The criminal justice process is unavoidably human. Police detectives, witnesses, suspects, and victims shape the course of investigations, while prosecutors, defense attorneys, jurors, and judges affect the outcome of adjudication. In this sweeping review of psychological research, Dan Simon shows how flawed investigations can produce erroneous evidence and why well-meaning juries send innocent people to prison and set the guilty free.The investigator’s task is genuinely difficult and prone to bias. This often leads investigators to draw faulty conclusions, assess suspects’ truthfulness incorrectly, and conduct coercive interrogations that can lead to false confessions. Eyewitnesses’ identification of perpetrators and detailed recollections of criminal events rely on cognitive processes that are often mistaken and can easily be skewed by the investigative procedures used. In the courtroom, jurors and judges are ill-equipped to assess the accuracy of testimony, especially in the face of the heavy-handed rhetoric and strong emotions that crimes arouse.Simon offers an array of feasible ways to improve the accuracy of criminal investigations and trials. While the limitations of human cognition will always be an obstacle, these reforms can enhance the criminal justice system’s ability to decide correctly whom to release and whom to punish.
This book investigates the topics of tone, vowel harmony, and metrical structure, with special reference to Kera, a Chadic language spoken in Chad and Cameroon. Kera is a tone language where a change in the pitch of the word can make a difference to its meaning. Drawing on a decade of experience living and working with the Kera, Mary D. Pearce looks at both the phonetics and phonology to examine how tone interacts with the vowel quality and rhythm of the language. The implications arising from this research are relevant for phonologists and Africanists far beyond the boundaries of Chad and should be useful to anyone working on languages with interesting tonal and rhythmic properties.
Honorable Mention, 2017 Scribes Book Award, The American Society of Legal Writers
At the dawn of the twentieth century, the United States was reeling from the effects of rapid urbanization and industrialization. Time-honored verities proved obsolete, and intellectuals in all fields sought ways to make sense of an increasingly unfamiliar reality. The legal system in particular began to buckle under the weight of its anachronism. In the midst of this crisis, John Henry Wigmore, dean of the Northwestern University School of Law, single-handedly modernized the jury trial with his 1904-5 Treatise onevidence, an encyclopedic work that dominated the conduct of trials. In so doing, he inspired generations of progressive jurists—among them Oliver Wendell Holmes, Jr., Benjamin Cardozo, and Felix Frankfurter—to reshape American law to meet the demands of a new era. Yet Wigmore’s role as a prophet of modernity has slipped into obscurity. This book provides a radical reappraisal of his place in the birth of modern legal thought.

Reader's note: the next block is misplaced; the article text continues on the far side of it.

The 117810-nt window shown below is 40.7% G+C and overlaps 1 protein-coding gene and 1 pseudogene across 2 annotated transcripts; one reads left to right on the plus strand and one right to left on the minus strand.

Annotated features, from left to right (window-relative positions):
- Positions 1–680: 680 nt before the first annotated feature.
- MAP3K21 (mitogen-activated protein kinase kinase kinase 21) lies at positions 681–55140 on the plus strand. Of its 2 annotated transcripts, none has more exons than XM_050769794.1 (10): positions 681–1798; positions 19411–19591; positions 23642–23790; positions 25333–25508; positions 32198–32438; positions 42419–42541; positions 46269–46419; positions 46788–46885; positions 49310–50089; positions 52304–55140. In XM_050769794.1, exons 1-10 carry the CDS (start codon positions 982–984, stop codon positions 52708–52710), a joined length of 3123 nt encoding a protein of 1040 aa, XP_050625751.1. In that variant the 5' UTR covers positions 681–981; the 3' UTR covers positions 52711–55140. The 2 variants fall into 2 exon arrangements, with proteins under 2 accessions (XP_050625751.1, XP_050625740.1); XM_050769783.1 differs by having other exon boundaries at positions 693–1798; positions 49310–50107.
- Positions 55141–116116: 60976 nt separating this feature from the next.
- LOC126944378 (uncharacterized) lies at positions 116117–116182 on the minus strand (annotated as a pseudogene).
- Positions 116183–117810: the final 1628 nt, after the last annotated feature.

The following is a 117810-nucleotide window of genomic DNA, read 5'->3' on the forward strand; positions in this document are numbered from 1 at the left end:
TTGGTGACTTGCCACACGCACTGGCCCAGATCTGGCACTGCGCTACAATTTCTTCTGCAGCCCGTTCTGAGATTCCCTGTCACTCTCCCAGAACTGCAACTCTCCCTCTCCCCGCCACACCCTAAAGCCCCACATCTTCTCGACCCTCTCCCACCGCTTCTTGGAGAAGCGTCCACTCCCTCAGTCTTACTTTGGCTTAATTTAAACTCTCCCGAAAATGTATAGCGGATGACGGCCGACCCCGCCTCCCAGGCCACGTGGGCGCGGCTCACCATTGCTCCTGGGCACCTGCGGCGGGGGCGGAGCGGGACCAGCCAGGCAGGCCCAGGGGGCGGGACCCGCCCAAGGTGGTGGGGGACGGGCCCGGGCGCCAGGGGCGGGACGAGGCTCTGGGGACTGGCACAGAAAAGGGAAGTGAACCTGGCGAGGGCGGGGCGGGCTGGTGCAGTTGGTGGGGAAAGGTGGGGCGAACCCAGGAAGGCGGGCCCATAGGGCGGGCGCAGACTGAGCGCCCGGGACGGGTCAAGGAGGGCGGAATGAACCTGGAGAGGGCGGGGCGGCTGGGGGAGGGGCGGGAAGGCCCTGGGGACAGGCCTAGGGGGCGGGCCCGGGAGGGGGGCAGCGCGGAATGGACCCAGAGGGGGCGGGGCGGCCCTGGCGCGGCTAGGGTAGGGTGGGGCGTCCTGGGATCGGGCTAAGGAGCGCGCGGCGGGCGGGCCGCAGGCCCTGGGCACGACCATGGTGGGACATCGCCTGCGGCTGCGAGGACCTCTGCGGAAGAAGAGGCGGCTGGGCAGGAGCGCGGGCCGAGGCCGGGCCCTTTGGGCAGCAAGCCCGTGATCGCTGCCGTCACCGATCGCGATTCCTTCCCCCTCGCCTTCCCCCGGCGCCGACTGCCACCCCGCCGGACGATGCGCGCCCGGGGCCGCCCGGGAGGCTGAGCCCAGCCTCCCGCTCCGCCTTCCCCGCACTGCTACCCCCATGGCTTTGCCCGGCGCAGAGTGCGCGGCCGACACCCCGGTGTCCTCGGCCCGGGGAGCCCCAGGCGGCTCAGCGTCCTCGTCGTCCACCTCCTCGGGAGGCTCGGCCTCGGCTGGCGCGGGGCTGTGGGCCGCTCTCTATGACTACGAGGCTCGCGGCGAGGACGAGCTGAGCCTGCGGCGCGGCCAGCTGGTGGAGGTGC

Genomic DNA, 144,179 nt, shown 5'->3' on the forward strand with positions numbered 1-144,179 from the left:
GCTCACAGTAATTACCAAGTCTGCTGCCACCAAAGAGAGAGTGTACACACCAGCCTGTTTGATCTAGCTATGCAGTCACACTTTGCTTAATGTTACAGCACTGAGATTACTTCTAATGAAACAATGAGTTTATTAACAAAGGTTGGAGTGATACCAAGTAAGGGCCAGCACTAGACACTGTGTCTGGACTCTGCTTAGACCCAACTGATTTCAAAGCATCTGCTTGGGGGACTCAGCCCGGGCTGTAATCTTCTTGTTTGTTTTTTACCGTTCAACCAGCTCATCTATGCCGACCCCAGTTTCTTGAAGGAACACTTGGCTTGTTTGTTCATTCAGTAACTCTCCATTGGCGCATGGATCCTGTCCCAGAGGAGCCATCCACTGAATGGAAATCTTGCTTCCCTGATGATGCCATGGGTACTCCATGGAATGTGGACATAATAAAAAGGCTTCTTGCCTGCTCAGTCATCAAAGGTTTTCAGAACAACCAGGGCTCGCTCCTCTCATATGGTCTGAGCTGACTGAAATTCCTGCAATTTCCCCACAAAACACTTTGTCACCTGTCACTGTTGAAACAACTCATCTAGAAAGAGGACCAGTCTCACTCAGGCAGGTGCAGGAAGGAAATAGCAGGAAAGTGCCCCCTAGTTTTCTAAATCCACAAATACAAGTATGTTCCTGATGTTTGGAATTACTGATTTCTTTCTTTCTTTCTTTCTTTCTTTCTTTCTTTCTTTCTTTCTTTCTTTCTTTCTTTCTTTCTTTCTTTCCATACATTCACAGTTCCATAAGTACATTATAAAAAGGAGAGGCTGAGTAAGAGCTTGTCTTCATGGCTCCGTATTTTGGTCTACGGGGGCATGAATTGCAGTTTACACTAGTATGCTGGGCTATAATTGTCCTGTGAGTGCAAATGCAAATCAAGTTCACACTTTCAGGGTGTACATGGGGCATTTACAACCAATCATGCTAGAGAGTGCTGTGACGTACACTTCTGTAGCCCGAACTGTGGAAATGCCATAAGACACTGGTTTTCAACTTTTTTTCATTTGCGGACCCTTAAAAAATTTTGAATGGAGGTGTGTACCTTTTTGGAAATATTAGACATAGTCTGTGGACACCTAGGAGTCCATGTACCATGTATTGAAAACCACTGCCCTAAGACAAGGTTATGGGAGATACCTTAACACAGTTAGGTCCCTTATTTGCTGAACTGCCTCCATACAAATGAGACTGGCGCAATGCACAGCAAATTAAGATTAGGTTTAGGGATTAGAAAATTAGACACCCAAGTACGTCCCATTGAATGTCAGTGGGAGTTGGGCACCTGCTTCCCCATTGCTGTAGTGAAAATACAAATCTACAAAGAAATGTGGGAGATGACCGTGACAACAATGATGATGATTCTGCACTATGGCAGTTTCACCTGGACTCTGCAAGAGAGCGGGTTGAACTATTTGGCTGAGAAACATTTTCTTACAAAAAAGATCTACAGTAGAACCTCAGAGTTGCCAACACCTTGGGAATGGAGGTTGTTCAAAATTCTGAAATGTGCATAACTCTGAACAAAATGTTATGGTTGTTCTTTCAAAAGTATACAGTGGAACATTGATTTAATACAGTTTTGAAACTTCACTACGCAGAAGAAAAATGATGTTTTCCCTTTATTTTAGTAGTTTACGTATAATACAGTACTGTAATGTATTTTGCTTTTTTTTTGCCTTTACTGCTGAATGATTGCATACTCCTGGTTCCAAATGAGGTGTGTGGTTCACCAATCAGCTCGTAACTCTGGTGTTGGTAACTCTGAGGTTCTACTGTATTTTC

On April 22, 1865, Brevet Colonel H. L. Burnett was assigned to head the investigation into the murder of President Abraham Lincoln and the attempted murder of Secretary of State William H. Seward. Burnett orchestrated the collection of thousands of documents for the Military Commission’s trial of the conspirators. This deep archive of documentary evidence--consisting of letters, depositions, eyewitness accounts, investigative reports, and other documents--provides invaluable insight into the historical, cultural, and judicial context of the investigation. Only a fraction of the information presented in these documents ever made its way into the trial, and most of it has never been readily accessible. By presenting an annotated and indexed transcription of these documents, this volume offers significant new access to information on the events surrounding the assassination and a vast new store of social and political history of the Civil War era.
“With tears in my eyes I think it your duty to hang every rebel caught. I feel as bad as if was my own mother or father & will be one to volunteer to try & shoot every Southern man. May God have mercy on the man’s soul that done such a deed.
With much Respect for our Country,
--Anonymous letter, New York, April 15, 1865
“I know Booth. He was in the habit of coming to my place to shoot. . . . He shot well, and practiced to shoot with accuracy in every possible position. . . . He was a quick shot; always silent, reticent.”
--Deposition of Benjamin Barker, Pistol Gallery proprietor
Responding to contemporary discussion about using personal accounts in academic writing, Personally Speaking: Experience as Evidence in Academic Discourse draws on classical and current rhetorical theory, feminist theory, and relevant examples from both published writers and first-year writing students to illustrate the advantages of blending experiential and academic perspectives.
Candace Spigelman examines how merging personal and scholarly worldviews produces useful contradictions and contributes to a more a complex understanding in academic writing. This rhetorical move allows for greater insights than the reading or writing of experiential or academic modes separately does. Personally Speaking foregrounds the semi-fictitious nature of personal stories and the rhetorical possibilities of evidence as Spigelman provides strategies for writing instructors who want to teach personal academic argument while supplying practical mechanisms for evaluating experiential claims.